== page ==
There has been much debate recently about tax on diesel. This tax was introduced to fund the infrastructure for natural gas, but this infrastructure has never happened. So the question arises: why do we still pay the tax.
When diesel first became popular, it was because it was cheaper. It was cheaper, because it is less refined, so costs less to produce than other petrol does. This is also the reason that diesel vehicles are more expensive than petrol cars.
Many people opted to pay more for diesel vehicles, on the premise that the long term savings on fuel would be more economical. However, as the number of diesel vehicles has increased, so too has the greed of the oil companies and governments.
Knowing that people are locked in to using diesel, because of the large outlays for their vehicles, prices have soared, to a stage where diesel now costs more per litre than petrol, even though it is much cheaper to produce.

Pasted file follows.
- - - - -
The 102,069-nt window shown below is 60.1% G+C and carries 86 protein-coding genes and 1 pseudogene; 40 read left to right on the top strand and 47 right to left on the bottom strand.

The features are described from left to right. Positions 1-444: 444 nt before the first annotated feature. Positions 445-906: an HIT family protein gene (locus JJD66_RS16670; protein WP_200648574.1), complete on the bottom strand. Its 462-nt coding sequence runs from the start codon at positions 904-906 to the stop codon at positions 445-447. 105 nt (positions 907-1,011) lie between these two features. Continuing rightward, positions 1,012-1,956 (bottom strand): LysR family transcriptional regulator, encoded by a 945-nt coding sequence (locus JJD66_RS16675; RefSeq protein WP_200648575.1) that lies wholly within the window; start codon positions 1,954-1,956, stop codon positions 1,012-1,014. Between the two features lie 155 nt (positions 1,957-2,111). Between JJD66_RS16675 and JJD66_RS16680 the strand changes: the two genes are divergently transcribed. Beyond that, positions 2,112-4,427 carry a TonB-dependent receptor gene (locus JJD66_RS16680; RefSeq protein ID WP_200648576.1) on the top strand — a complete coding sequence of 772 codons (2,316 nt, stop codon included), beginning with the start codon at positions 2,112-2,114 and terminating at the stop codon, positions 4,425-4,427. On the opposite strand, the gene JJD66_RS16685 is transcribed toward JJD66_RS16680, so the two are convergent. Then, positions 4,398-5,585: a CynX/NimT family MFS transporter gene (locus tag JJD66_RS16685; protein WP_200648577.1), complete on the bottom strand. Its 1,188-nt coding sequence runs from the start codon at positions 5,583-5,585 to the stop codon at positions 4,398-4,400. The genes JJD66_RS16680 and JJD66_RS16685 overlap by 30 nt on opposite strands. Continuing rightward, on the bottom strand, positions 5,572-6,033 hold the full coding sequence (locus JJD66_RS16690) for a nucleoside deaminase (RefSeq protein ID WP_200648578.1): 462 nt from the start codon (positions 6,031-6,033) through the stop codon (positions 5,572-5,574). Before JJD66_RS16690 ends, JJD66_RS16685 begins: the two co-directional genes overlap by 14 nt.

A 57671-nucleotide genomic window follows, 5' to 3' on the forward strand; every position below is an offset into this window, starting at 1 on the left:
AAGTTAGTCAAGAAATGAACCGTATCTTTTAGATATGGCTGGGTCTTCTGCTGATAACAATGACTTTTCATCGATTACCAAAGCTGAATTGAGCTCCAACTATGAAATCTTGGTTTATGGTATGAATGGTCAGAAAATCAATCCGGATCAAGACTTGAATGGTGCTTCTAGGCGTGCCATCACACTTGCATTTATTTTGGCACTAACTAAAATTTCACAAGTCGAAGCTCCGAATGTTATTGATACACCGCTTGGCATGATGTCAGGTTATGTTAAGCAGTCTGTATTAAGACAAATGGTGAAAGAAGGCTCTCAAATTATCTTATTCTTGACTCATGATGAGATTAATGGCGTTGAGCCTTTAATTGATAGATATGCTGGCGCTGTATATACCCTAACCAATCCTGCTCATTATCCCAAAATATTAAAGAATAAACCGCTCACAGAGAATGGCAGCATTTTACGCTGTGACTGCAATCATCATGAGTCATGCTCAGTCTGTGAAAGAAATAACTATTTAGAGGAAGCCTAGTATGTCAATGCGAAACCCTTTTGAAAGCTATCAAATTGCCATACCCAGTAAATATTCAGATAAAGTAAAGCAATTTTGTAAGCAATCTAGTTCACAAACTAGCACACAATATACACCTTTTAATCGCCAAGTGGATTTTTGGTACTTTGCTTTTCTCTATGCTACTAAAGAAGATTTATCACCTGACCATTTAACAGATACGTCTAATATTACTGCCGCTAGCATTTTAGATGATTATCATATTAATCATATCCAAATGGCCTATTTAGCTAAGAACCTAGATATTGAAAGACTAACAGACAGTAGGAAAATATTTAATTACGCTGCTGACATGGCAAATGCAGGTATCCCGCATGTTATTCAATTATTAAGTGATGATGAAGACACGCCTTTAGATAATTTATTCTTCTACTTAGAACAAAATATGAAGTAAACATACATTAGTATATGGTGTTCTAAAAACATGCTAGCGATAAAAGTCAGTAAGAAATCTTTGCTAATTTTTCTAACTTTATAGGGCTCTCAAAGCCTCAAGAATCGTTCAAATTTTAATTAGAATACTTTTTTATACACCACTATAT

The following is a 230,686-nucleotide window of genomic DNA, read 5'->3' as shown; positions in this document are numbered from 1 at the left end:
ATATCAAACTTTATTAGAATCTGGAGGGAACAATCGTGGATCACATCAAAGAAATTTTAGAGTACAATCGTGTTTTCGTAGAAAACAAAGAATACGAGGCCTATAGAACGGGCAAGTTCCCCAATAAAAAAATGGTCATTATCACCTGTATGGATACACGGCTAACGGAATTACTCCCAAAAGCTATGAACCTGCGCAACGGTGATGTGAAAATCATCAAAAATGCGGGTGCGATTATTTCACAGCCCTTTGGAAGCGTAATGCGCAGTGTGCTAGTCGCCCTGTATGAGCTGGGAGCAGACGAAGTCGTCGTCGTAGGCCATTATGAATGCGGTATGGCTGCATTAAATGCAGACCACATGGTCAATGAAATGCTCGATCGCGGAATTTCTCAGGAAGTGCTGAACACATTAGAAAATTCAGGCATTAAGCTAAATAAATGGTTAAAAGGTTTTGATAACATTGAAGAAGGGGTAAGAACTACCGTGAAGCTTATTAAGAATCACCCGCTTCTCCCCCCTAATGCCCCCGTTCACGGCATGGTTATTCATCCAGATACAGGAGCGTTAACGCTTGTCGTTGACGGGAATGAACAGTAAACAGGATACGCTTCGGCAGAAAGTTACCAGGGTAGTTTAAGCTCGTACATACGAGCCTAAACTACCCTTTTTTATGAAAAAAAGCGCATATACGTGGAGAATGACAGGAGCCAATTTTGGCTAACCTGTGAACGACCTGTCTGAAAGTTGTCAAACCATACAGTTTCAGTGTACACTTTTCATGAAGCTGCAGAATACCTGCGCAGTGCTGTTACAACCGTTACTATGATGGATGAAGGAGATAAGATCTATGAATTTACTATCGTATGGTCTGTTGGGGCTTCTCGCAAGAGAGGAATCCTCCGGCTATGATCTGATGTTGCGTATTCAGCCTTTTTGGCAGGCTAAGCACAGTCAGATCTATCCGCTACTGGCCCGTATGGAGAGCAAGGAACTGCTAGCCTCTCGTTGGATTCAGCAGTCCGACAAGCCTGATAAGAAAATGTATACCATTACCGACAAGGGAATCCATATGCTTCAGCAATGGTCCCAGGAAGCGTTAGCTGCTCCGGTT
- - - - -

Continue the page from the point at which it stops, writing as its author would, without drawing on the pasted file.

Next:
In Europe, diesel is about 25% cheaper than in Australia. The oil companies state that it is higher in Australia, because the price is indexed to the Singapore price (the same old line they use for higher petrol prices). In Asia, diesel vehicles are far more popular per capita than in other countries, and oil companies tend to charge higher prices simply because they can get away with it. In effect, they are profiteering.
There is little regulation in many Asian countries. These over inflated prices are then passed back to the Australian consumer, simply because Australia happens to be in the same general geographic region. The Singapore index is not reflective of the world market.
Diesel is also more climate friendly than petrol. So why then doesn’t Penny Wong, Australia’s climate change minister, act on this rip-off by the oil companies? And why doesn’t the government axe the tax on diesel, which has never been used for the reason it was introduced?
22nd April 2008